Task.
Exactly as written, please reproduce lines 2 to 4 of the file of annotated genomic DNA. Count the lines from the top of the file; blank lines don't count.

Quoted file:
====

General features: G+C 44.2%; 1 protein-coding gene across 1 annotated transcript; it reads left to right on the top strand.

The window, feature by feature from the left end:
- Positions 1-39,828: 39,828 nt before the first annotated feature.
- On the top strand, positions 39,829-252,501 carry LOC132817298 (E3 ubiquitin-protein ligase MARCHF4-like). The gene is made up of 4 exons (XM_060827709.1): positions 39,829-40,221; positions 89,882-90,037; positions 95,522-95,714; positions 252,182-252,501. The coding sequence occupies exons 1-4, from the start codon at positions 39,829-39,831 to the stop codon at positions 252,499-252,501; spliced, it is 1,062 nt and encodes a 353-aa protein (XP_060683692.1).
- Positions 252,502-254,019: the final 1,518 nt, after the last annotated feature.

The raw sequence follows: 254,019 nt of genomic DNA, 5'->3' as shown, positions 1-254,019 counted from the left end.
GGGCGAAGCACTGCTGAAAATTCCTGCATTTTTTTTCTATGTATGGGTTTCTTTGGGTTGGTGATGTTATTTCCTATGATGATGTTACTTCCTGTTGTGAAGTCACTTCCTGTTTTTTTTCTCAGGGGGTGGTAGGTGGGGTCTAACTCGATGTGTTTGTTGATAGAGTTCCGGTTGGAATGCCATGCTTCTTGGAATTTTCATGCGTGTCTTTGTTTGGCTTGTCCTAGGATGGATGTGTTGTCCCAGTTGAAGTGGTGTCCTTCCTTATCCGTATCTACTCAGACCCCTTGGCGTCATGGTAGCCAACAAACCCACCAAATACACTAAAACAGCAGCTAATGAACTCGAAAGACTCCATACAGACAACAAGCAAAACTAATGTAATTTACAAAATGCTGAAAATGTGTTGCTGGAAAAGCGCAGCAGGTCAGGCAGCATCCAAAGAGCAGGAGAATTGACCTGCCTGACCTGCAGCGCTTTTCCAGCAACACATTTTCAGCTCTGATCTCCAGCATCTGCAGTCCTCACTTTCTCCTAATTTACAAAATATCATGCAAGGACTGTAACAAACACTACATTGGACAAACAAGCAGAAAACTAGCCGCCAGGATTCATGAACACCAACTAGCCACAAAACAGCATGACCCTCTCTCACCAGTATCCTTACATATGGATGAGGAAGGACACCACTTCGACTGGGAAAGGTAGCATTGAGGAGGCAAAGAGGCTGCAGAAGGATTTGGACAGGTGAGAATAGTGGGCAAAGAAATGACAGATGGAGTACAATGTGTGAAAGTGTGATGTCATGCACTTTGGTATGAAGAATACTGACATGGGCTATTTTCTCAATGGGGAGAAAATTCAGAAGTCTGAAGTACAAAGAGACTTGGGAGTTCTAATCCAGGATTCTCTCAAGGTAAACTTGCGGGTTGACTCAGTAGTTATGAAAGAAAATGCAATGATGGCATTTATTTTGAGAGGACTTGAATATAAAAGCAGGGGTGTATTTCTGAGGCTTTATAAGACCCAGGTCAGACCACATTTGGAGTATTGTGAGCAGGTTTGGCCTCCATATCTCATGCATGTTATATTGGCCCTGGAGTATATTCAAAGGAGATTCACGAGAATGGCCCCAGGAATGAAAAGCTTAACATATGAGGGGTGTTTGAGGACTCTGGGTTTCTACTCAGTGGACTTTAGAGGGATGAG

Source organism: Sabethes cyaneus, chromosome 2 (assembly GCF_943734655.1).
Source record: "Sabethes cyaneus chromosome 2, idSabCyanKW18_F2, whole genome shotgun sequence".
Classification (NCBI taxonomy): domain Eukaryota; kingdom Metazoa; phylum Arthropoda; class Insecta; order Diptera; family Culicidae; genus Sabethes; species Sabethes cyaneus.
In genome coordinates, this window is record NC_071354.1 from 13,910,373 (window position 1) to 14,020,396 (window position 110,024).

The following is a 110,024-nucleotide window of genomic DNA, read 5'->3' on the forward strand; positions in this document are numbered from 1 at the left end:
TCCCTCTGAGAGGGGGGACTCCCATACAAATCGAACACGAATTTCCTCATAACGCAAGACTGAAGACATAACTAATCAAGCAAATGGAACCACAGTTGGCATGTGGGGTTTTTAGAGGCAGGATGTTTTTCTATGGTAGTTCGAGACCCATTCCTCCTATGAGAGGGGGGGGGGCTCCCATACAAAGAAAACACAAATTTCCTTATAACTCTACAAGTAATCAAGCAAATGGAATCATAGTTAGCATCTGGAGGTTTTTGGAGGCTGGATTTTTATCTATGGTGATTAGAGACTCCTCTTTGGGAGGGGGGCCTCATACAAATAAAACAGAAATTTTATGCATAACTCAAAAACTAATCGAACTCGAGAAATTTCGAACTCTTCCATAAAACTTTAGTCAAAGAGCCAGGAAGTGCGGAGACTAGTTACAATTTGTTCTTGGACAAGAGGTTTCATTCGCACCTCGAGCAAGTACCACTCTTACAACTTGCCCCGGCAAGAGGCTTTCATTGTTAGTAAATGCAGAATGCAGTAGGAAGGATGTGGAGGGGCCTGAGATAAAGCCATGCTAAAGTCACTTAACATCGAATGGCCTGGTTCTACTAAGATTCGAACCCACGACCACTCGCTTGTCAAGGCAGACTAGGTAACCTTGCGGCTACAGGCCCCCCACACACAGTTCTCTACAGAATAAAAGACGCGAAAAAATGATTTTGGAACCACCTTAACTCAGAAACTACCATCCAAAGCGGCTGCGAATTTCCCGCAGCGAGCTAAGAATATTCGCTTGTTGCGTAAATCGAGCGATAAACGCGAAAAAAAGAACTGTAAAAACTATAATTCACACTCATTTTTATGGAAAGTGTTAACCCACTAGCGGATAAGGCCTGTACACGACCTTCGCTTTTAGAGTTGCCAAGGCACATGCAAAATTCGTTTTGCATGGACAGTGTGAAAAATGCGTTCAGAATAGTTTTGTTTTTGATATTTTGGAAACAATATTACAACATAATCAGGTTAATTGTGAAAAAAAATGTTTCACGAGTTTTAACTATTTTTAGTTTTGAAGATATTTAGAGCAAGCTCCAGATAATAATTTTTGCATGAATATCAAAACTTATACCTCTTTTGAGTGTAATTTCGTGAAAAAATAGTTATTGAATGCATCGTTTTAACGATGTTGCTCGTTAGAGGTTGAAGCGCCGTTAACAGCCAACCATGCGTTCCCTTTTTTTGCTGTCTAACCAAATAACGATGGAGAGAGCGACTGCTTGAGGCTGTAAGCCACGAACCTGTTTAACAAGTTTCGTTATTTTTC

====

The window, feature by feature from the left end:
- Positions 1-39,828: 39,828 nt before the first annotated feature.
- On the top strand, positions 39,829-252,501 carry LOC132817298 (E3 ubiquitin-protein ligase MARCHF4-like). The gene is made up of 4 exons (XM_060827709.1): positions 39,829-40,221; positions 89,882-90,037; positions 95,522-95,714; positions 252,182-252,501. The coding sequence occupies exons 1-4, from the start codon at positions 39,829-39,831 to the stop codon at positions 252,499-252,501; spliced, it is 1,062 nt and encodes a 353-aa protein (XP_060683692.1).